We all have work like this to do.
Sadly, most of us will never do it.
We won’t take the time, won’t see the need, or, most probably, will just be too scared.
“To suffer one’s death and to be reborn is not easy,” wrote Fritz Perls.
Still, neither is the alternative, which is to go through adulthood feeling less than adult.
And so inadequate. Not enough.
Which, as I’ve been suggesting throughout this six-part series, is nothing more than a destructive and unnecessary lie.
*Monkeytraps: Why Everybody Tries to Control Everything and How We Can Stop (Lioncrest, 2015). Available at amazon.com.
(Fifth in a series. You can read the last post here.)
If you want to feel like an adequate human being, there is no more valuable emotional skill than detaching.
Detachment is a form of surrender, the ability to stop trying to control reality and still believe things will be okay.
“Surrender is the moment of accepting reality on the unconscious level,” writes Stephanie Brown.
The individual knows the deepest truth, regardless of wishes or explanations to the contrary. Defenses used in the service of denying that reality (denial and rationalization, defiance and grandiosity) no longer work…. When true unconscious surrender has occurred, the acceptance of reality means that the individual can work in it and with it.” 
Surrender is essential to sanity. “Think about it,” I suggested in Monkeytraps:
Imagine someone unable to ever surrender control. How could they drive on a freeway? Fly in an airplane? Eat in a restaurant? Let their kids ride a school bus? Permit a dentist to drill their tooth? Or a surgeon to remove their tonsils? Trust a therapist with their secrets? Stay sane during a hurricane?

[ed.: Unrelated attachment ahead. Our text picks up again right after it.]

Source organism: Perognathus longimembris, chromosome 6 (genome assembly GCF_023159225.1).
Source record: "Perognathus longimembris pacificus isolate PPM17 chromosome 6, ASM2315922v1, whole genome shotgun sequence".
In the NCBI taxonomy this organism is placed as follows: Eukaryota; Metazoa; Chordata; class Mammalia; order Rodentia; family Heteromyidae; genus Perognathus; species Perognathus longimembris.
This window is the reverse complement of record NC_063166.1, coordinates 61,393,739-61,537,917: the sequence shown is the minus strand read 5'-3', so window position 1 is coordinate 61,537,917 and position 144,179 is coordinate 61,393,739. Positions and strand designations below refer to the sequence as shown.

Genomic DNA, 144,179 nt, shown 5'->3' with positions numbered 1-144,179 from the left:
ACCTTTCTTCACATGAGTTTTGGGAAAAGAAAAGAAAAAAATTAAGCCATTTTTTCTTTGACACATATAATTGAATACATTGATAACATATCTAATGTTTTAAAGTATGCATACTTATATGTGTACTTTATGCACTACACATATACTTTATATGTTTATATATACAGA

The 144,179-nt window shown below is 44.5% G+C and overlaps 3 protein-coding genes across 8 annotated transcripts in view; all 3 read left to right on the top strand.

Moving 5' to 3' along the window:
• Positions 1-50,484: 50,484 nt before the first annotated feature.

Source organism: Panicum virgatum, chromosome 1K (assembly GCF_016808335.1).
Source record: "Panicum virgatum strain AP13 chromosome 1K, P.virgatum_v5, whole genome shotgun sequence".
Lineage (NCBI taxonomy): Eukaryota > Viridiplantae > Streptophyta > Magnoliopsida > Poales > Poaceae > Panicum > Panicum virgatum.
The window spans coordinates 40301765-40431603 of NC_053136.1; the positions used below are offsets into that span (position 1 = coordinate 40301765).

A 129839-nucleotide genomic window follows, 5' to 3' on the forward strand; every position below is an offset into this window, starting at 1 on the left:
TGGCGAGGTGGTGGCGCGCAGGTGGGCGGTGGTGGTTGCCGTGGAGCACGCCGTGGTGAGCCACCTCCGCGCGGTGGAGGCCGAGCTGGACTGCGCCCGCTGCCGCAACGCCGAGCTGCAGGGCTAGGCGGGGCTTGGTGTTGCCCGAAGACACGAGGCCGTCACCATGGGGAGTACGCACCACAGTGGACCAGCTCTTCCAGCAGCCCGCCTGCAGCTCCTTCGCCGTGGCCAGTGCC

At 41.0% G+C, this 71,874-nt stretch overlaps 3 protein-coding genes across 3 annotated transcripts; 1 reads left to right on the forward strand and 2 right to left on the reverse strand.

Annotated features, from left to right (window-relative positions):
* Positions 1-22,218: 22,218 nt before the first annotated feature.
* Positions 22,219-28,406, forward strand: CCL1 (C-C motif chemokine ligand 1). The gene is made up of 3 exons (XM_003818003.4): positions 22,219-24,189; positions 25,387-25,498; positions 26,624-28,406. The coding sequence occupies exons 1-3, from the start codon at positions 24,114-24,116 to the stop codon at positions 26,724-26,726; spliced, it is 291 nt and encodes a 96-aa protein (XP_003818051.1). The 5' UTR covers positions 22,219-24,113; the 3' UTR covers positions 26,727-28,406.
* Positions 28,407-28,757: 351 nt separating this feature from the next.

Other forms of surrender are faith, tolerance and trust — each in its own way essential to adult functioning, emotional balance and peace of mind.
But detaching is especially valuable for people in difficult situations or going through troubled times. It’s the ability to take a step back , to disengage emotionally, to refuse to dance with a painful experience. To say, “No thanks, I’ll sit this one out.”
And this ability is vital to control addicts, whose deep sense of inadequacy stems from the habit of fighting battles they simply cannot win.
Like Anita, who got arrested when she could not stop stalking the boyfriend she thought was cheating on her. Or Barbara, whose rage at her husband’s affair finally drove her to swallow a large bottle of Excedrin (I’ll show him). Or Carl, who after the 9/11 bombings stopped going to work and stayed glued to his TV screen, because watching CNN made him feel he knew what was happening and so could protect himself and his family.